Unfortunately, this information is vital when building something like Halberd. After all, how could you possibly update a tileset, when you have no idea where to save it? Even if you track the path you passed to the load function, that won't help much when you realize that you also need to write the texture's filepath in the same file.

Clearly, this is a pretty major roadblock. There are a few ways to solve this problem, but I'm still considering my options. I want to be sure that the choice I make here won't screw me over later.


It may seem negative to see new problems crop up, but I see it as a positive. The sooner I'm faced with unknowns in DFGame, the sooner I can test them (and fix them if needed). I don't expect anyone else to ever find and use DFGame, but on the off-chance it happens someday I'd rather have all the big questions ironed out ahead of time. In the more immediate future, having the answers to questions like these will also simplify any future projects with similar needs.

Besides the occasional trip-up, progress on Halberd's MVP has been going smoothly so far. Since I'm writing this update, I may as well post a progress screenshot while I'm at it. Here's the current state of the tileset editor:
Click the image to view a larger version
It's not the prettiest, but I think it's a pretty solid MVP-level feature. Now, I just need to keep going and finish the rest!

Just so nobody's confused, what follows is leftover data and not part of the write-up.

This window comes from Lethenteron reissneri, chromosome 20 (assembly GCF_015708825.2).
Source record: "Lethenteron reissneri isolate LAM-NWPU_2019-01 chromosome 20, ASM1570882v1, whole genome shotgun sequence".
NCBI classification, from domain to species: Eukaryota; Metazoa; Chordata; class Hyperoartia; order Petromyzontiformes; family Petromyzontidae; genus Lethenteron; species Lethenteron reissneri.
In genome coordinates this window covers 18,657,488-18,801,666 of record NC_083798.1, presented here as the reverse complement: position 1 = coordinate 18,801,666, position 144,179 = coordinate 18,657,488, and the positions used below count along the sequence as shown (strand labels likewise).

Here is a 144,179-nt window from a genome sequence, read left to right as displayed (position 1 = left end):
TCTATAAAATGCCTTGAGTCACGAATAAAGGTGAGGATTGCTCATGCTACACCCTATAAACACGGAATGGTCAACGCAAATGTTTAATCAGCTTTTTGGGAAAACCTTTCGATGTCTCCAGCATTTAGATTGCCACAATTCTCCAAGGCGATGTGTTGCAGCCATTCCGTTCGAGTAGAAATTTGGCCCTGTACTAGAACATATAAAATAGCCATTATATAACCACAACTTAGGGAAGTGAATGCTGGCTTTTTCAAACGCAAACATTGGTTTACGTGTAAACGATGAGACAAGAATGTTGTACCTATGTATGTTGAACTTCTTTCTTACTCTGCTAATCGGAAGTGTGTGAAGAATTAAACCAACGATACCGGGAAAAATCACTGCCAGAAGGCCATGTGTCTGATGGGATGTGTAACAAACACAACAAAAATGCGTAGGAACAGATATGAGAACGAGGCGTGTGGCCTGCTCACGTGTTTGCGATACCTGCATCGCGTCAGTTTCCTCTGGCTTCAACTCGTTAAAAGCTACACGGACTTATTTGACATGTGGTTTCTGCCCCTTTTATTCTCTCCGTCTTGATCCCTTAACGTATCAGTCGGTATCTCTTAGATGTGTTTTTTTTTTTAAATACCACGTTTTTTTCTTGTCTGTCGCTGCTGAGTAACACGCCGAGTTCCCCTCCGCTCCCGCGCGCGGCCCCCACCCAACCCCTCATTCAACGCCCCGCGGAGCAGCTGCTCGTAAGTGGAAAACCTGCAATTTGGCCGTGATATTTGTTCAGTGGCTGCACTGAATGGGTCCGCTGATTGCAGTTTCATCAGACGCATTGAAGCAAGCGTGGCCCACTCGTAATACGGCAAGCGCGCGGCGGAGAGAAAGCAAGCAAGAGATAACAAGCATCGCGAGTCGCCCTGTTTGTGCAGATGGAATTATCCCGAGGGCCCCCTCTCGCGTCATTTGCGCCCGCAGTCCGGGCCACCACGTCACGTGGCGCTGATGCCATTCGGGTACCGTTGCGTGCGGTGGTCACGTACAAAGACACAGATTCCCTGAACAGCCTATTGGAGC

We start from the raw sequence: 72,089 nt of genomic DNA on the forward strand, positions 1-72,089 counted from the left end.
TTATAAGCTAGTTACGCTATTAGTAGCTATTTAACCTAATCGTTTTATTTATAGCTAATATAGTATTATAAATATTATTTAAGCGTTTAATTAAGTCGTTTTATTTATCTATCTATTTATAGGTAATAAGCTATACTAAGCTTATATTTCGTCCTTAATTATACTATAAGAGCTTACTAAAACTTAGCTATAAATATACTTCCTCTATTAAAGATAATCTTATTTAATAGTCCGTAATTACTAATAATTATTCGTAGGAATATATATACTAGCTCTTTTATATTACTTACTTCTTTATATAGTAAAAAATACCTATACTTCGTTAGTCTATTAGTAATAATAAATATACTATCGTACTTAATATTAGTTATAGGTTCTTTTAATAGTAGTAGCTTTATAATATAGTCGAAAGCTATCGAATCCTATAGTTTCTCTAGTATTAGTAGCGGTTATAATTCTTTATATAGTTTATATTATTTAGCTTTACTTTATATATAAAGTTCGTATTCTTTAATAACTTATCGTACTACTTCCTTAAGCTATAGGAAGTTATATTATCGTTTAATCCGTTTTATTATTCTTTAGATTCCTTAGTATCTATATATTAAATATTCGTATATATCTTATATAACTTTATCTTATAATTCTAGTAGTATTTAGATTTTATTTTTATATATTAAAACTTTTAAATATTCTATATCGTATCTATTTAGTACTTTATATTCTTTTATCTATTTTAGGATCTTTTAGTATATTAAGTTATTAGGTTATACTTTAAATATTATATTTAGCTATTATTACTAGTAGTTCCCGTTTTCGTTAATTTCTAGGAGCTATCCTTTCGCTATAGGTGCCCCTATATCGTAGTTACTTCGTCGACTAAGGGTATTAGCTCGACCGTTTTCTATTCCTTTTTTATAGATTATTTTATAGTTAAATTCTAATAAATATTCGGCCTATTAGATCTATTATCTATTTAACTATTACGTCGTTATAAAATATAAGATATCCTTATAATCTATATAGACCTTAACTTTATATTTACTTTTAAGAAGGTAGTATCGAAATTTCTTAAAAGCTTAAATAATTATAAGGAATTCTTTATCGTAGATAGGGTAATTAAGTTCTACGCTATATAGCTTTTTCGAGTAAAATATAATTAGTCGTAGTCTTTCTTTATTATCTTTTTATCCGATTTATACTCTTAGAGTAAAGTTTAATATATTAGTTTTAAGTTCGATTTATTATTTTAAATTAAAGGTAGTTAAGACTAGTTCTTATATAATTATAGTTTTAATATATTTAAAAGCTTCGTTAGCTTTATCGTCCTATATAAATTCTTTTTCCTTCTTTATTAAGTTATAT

Halberd, and the Roadmap

I've spent the first three months of this year making a new game and doing bits of research. Now, I think it's time to start working on something a little more long-term again. The Halberd project was put on hold back in college, and the DFGame rewrite prevented me from picking it back up last year. With a fairly clean to-do list in front of me, now's the perfect time to get back to it!

Halberd What?

It has been a couple years since I did or wrote anything substantial about Halberd, and the original attempt began nearly 5 years ago. With that in mind, here's a quick refresher on what the project is.

Halberd originally started as an attempt to make an old-school JRPG in LÖVE, then rapidly ballooned into an attempt to make a more general JRPG engine and tools, still in LÖVE. The project was put on indefinite hold, and I eventually picked it back up as a sort of open-source RPG Maker alternative developed in C and Vala.

That final design has held. My goal with Halberd is to produce a complete and polished open-source RPG engine, with an editor and all other associated tools. I want to produce something simple enough to enable someone with no previous programming or gamedev experience to make RPGs, but flexible and feature-rich enough to be a serious consideration for a more experienced developer.

Of course, I also want to make some games of my own with it!

Scoping Up

One thing that I want to do with this new attempt at Halberd is an increase to the project's scope. This may seem rather foolish, but there is a reason. I've played a lot of games made with various engines and tools, and I've noticed that many games made with engines that are too restrictive often end up either feeling generic, or fighting with the engine to produce a unique but half-baked result. This is not to say that all engines should support all types of games, but I think there's some value to be had in supporting a collection of related genres, rather than a single narrow game type.

Ultimately, I want Halberd to provide good support for 4 types of games: